Part biography of a wartime adventurer, part detective story, and part faith journey, this intriguing book from a New York Times journalist and bestselling author takes us inside the modern-day making of a saint.
The Saint Makers chronicles the unlikely alliance between Father Hotze and Dr. Andrea Ambrosi, a country priest and a cosmopolitan Italian canon lawyer, as the two piece together the life of a long dead Korean War hero and military chaplain and fashion it into a case for eternal divinity. Joe Drape offers a front row seat to the Catholic Church's saint-making machinery—which, in many ways, has changed little in two thousand years-and examines how, or if, faith and science can co-exist.
This rich and unique narrative leads from the plains of Kansas to the opulent halls of the Vatican, through brutal Korean War prison camps, and into the stories of two individuals, Avery Gerleman and Chase Kear, whose lives were threatened by illness and injury and whose family and friends prayed to Father Kapaun, sparking miraculous recoveries in the heart of America. Gerleman is now a nurse, and Kear works as a mechanic in the aerospace industry. Both remain devoted to Father Kapaun, whose opportunity for sainthood relies in their belief and medical charts. At a time when the church has faced severe scandal and damage, and the world is at the mercy of a pandemic, this is an uplifting story about a priest who continues to an example of goodness and faith.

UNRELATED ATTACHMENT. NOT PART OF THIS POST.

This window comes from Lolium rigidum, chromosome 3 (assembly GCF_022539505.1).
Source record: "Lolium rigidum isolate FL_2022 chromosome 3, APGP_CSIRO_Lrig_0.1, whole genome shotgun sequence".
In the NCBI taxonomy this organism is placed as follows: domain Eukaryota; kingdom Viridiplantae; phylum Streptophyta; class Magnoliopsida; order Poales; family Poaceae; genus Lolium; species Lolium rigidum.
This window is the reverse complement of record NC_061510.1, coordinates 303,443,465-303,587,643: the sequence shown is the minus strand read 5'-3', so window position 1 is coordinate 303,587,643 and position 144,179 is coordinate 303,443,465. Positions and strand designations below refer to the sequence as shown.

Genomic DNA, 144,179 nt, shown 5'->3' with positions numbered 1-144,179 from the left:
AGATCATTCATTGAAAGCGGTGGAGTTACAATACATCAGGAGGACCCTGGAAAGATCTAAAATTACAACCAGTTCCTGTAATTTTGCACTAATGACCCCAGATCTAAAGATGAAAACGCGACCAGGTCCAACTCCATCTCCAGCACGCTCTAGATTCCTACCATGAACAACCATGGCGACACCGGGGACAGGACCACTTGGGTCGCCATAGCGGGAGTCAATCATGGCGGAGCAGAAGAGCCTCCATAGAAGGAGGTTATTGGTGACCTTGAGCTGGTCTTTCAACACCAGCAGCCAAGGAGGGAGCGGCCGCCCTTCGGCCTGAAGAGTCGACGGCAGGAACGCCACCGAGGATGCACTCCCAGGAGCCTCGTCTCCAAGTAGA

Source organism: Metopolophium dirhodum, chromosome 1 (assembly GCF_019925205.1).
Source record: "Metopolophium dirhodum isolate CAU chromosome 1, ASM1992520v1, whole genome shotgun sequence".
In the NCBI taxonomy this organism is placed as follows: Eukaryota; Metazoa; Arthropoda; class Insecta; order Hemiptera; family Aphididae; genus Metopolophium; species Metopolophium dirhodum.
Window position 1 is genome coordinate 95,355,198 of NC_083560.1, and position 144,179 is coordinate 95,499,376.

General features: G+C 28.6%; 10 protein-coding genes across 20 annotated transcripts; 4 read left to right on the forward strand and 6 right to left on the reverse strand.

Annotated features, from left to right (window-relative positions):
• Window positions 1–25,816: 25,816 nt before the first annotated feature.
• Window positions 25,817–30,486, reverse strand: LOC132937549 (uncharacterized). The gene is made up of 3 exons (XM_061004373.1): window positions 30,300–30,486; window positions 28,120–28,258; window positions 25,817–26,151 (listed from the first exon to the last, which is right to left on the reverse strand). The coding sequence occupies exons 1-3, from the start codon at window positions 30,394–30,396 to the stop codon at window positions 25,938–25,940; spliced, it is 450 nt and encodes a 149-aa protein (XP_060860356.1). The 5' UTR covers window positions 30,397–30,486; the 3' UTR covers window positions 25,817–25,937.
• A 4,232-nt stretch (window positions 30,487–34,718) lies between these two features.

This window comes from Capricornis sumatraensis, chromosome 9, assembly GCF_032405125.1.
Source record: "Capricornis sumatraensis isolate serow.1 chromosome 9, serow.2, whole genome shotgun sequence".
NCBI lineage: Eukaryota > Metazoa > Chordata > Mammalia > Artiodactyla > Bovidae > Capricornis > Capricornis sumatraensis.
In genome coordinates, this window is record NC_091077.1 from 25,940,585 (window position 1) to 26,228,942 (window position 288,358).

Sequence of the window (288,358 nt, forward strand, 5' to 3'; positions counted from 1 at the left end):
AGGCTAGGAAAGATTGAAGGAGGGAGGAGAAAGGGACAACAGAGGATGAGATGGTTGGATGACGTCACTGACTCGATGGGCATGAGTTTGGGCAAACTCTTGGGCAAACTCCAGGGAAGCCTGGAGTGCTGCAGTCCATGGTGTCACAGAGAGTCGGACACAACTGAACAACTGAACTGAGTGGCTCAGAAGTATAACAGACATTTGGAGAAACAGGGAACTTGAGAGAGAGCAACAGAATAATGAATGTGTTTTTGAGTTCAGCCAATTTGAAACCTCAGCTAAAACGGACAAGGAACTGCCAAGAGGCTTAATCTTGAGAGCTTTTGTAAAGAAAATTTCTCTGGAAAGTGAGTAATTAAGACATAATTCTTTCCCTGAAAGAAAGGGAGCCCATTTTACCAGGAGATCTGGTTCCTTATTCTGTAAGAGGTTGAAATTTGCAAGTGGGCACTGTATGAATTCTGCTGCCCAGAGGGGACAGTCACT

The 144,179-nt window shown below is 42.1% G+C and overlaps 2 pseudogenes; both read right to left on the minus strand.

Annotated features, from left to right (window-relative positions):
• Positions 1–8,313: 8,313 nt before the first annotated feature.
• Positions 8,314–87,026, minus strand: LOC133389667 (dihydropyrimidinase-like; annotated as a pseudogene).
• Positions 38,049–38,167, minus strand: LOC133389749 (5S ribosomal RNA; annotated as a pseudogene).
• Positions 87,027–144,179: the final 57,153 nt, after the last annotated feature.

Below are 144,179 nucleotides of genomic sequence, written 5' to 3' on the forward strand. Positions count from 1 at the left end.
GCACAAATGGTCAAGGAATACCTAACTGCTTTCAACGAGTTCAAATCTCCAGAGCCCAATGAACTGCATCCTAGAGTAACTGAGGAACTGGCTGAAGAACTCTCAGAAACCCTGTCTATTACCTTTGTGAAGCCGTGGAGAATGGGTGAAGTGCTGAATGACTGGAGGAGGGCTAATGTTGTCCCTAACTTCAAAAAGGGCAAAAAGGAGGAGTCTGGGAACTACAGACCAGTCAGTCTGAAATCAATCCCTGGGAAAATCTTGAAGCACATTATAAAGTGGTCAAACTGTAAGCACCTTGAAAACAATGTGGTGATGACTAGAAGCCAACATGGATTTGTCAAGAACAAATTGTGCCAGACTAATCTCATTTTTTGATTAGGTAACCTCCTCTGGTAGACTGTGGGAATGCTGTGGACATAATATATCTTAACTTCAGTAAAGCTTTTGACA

Ultimately, The Saint Makers is the story of a journey of faith—for two priests separated by seventy years, for the two young athletes who were miraculously brought back to life with (or without) the intercession of the divine, as well as for readers—and the author—trying to understand and accept what makes a person truly worthy of the Congregation of Saints in the eyes of the Catholic Church.